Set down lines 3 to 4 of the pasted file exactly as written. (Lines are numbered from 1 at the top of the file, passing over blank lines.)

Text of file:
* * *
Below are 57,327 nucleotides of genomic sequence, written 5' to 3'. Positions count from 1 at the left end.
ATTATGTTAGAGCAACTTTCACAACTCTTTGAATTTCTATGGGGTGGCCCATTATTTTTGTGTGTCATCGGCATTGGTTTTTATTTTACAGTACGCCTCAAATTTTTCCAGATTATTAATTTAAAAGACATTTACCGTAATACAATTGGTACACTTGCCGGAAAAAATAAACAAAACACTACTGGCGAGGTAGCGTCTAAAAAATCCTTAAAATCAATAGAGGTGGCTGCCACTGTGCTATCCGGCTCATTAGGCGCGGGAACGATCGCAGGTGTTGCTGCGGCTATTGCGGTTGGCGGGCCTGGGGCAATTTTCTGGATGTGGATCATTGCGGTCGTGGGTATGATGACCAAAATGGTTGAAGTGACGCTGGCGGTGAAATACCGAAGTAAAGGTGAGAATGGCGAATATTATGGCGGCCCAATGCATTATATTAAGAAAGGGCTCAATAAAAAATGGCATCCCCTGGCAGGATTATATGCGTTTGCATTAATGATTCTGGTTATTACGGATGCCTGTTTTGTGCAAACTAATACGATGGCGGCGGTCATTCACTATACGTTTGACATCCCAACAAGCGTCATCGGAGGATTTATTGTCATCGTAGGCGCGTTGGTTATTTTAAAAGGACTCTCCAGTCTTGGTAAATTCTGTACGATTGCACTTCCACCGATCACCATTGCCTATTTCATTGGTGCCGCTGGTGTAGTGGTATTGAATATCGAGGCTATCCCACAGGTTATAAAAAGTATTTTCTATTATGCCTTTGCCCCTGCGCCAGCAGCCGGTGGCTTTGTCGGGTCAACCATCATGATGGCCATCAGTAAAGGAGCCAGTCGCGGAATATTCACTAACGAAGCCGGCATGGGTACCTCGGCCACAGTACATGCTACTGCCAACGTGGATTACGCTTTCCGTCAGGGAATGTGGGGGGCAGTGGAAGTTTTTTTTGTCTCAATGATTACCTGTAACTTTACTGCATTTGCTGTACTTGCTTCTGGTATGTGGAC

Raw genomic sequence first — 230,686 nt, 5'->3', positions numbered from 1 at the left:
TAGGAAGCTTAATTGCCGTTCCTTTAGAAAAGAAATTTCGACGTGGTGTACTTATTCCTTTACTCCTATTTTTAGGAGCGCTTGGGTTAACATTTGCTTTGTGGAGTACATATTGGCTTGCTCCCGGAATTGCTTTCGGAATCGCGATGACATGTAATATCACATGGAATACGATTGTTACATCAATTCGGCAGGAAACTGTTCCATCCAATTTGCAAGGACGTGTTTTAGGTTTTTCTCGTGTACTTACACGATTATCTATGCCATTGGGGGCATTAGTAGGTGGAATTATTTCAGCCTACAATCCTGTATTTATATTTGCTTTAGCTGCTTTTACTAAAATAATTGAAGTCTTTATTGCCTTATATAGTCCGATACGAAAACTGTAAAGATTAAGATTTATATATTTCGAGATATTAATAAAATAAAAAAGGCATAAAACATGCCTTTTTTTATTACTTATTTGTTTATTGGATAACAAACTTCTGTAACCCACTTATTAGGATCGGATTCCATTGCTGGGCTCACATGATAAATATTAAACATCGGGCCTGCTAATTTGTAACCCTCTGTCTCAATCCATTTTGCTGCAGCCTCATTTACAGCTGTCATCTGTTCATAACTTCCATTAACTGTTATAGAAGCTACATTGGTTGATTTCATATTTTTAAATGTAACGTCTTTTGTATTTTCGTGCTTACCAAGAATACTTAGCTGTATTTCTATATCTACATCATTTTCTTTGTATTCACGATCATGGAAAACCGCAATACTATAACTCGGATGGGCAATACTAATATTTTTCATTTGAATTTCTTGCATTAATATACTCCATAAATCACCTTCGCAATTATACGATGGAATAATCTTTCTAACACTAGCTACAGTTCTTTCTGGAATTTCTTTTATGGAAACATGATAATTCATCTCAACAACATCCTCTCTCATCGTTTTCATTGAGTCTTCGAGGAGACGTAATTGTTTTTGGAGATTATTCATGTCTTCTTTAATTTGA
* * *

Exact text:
Raw genomic sequence first — 230,686 nt, 5'->3', positions numbered from 1 at the left:
TAGGAAGCTTAATTGCCGTTCCTTTAGAAAAGAAATTTCGACGTGGTGTACTTATTCCTTTACTCCTATTTTTAGGAGCGCTTGGGTTAACATTTGCTTTGTGGAGTACATATTGGCTTGCTCCCGGAATTGCTTTCGGAATCGCGATGACATGTAATATCACATGGAATACGATTGTTACATCAATTCGGCAGGAAACTGTTCCATCCAATTTGCAAGGACGTGTTTTAGGTTTTTCTCGTGTACTTACACGATTATCTATGCCATTGGGGGCATTAGTAGGTGGAATTATTTCAGCCTACAATCCTGTATTTATATTTGCTTTAGCTGCTTTTACTAAAATAATTGAAGTCTTTATTGCCTTATATAGTCCGATACGAAAACTGTAAAGATTAAGATTTATATATTTCGAGATATTAATAAAATAAAAAAGGCATAAAACATGCCTTTTTTTATTACTTATTTGTTTATTGGATAACAAACTTCTGTAACCCACTTATTAGGATCGGATTCCATTGCTGGGCTCACATGATAAATATTAAACATCGGGCCTGCTAATTTGTAACCCTCTGTCTCAATCCATTTTGCTGCAGCCTCATTTACAGCTGTCATCTGTTCATAACTTCCATTAACTGTTATAGAAGCTACATTGGTTGATTTCATATTTTTAAATGTAACGTCTTTTGTATTTTCGTGCTTACCAAGAATACTTAGCTGTATTTCTATATCTACATCATTTTCTTTGTATTCACGATCATGGAAAACCGCAATACTATAACTCGGATGGGCAATACTAATATTTTTCATTTGAATTTCTTGCATTAATATACTCCATAAATCACCTTCGCAATTATACGATGGAATAATCTTTCTAACACTAGCTACAGTTCTTTCTGGAATTTCTTTTATGGAAACATGATAATTCATCTCAACAACATCCTCTCTCATCGTTTTCATTGAGTCTTCGAGGAGACGTAATTGTTTTTGGAGATTATTCATGTCTTCTTTAATTTGA